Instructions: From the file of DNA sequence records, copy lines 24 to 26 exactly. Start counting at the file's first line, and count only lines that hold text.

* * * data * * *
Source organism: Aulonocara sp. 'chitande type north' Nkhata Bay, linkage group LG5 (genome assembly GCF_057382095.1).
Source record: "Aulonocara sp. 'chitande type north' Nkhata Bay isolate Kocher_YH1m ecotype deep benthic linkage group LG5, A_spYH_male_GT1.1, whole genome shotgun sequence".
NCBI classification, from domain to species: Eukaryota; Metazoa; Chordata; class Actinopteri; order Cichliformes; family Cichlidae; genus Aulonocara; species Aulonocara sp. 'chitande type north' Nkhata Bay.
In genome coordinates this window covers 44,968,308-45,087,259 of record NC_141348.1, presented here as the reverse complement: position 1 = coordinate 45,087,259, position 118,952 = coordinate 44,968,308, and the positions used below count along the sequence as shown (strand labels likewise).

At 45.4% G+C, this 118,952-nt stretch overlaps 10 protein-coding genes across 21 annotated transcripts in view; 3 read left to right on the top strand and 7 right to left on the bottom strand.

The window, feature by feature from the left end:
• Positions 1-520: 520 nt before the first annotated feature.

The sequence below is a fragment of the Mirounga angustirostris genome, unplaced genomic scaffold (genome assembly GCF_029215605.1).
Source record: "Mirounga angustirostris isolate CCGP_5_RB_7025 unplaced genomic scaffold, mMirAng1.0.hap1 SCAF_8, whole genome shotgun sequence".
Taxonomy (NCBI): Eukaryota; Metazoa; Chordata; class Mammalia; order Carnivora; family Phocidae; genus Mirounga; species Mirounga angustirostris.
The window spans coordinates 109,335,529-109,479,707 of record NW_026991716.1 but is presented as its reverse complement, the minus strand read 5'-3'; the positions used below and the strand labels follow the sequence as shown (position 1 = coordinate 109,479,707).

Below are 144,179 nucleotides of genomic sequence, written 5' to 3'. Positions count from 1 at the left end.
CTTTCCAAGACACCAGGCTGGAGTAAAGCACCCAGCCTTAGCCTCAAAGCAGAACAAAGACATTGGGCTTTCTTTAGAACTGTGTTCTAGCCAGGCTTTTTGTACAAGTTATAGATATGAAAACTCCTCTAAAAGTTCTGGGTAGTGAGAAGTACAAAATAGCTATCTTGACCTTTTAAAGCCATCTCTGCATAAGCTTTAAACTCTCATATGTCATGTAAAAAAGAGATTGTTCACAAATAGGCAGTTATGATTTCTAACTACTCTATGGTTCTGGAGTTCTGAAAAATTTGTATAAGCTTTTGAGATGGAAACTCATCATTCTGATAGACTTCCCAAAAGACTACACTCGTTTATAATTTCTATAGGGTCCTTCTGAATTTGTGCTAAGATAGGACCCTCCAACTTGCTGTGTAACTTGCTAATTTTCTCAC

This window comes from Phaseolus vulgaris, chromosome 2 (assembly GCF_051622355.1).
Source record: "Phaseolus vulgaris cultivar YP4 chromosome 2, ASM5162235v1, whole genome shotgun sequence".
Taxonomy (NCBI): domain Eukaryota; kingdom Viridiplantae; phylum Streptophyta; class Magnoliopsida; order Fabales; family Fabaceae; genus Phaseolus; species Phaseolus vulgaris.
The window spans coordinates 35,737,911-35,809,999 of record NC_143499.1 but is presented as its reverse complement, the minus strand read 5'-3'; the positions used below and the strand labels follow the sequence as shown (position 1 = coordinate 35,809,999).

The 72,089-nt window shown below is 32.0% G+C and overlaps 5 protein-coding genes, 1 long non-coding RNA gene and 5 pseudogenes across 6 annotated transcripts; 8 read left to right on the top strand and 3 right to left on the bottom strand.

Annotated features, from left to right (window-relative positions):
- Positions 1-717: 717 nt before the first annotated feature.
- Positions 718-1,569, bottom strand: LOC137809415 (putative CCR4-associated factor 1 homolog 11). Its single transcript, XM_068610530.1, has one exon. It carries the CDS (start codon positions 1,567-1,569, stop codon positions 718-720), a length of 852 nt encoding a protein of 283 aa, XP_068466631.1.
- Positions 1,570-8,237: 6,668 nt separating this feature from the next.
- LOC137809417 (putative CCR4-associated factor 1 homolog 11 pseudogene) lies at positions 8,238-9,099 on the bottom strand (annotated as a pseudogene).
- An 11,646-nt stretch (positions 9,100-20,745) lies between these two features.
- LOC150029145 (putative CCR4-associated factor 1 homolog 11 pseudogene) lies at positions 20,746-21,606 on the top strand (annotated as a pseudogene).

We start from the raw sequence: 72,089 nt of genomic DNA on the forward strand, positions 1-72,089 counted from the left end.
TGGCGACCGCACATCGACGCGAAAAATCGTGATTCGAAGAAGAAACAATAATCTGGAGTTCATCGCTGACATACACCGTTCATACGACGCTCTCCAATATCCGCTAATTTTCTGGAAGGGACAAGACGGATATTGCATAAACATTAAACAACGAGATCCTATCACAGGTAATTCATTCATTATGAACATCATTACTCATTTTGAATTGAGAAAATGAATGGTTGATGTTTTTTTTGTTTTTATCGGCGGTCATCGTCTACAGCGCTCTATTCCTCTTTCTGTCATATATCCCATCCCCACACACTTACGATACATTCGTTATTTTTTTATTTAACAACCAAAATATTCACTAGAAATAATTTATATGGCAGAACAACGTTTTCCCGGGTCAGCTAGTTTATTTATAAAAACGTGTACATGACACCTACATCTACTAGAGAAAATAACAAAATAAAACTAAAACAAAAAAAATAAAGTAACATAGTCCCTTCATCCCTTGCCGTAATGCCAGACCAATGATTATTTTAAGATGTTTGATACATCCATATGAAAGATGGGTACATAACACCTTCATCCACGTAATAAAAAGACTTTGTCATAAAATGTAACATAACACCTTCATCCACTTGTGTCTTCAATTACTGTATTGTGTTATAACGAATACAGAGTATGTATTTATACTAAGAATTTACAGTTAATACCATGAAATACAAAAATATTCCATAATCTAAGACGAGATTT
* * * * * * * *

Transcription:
- An 11,646-nt stretch (positions 9,100-20,745) lies between these two features.
- LOC150029145 (putative CCR4-associated factor 1 homolog 11 pseudogene) lies at positions 20,746-21,606 on the top strand (annotated as a pseudogene).

We start from the raw sequence: 72,089 nt of genomic DNA on the forward strand, positions 1-72,089 counted from the left end.